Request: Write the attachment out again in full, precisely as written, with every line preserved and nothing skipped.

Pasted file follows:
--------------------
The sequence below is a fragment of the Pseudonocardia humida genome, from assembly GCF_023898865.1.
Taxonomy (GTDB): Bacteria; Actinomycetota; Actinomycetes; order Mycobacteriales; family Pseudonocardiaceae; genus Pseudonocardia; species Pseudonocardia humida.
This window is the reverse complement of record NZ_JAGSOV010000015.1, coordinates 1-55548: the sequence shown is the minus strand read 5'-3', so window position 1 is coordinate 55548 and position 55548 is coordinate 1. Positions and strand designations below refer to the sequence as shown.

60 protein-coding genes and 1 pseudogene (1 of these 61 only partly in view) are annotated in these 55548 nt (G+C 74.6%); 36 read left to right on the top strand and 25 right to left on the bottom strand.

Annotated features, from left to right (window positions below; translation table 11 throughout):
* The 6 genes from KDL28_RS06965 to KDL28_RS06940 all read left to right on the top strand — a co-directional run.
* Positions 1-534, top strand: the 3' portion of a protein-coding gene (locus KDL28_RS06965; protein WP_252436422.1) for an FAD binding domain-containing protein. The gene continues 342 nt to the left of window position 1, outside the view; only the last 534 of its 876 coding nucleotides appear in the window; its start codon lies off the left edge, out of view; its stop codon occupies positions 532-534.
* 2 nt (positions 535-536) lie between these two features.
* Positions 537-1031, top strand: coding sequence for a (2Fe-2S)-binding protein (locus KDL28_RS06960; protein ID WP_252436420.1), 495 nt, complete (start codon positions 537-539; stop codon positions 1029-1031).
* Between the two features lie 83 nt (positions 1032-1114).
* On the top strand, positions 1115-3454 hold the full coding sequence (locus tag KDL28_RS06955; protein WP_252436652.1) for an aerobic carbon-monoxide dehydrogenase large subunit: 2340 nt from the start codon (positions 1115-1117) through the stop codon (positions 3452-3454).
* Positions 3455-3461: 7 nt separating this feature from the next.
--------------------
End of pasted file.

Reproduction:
The sequence below is a fragment of the Pseudonocardia humida genome, from assembly GCF_023898865.1.
Taxonomy (GTDB): Bacteria; Actinomycetota; Actinomycetes; order Mycobacteriales; family Pseudonocardiaceae; genus Pseudonocardia; species Pseudonocardia humida.
This window is the reverse complement of record NZ_JAGSOV010000015.1, coordinates 1-55548: the sequence shown is the minus strand read 5'-3', so window position 1 is coordinate 55548 and position 55548 is coordinate 1. Positions and strand designations below refer to the sequence as shown.

60 protein-coding genes and 1 pseudogene (1 of these 61 only partly in view) are annotated in these 55548 nt (G+C 74.6%); 36 read left to right on the top strand and 25 right to left on the bottom strand.

Annotated features, from left to right (window positions below; translation table 11 throughout):
* The 6 genes from KDL28_RS06965 to KDL28_RS06940 all read left to right on the top strand — a co-directional run.
* Positions 1-534, top strand: the 3' portion of a protein-coding gene (locus KDL28_RS06965; protein WP_252436422.1) for an FAD binding domain-containing protein. The gene continues 342 nt to the left of window position 1, outside the view; only the last 534 of its 876 coding nucleotides appear in the window; its start codon lies off the left edge, out of view; its stop codon occupies positions 532-534.
* 2 nt (positions 535-536) lie between these two features.
* Positions 537-1031, top strand: coding sequence for a (2Fe-2S)-binding protein (locus KDL28_RS06960; protein ID WP_252436420.1), 495 nt, complete (start codon positions 537-539; stop codon positions 1029-1031).
* Between the two features lie 83 nt (positions 1032-1114).
* On the top strand, positions 1115-3454 hold the full coding sequence (locus tag KDL28_RS06955; protein WP_252436652.1) for an aerobic carbon-monoxide dehydrogenase large subunit: 2340 nt from the start codon (positions 1115-1117) through the stop codon (positions 3452-3454).
* Positions 3455-3461: 7 nt separating this feature from the next.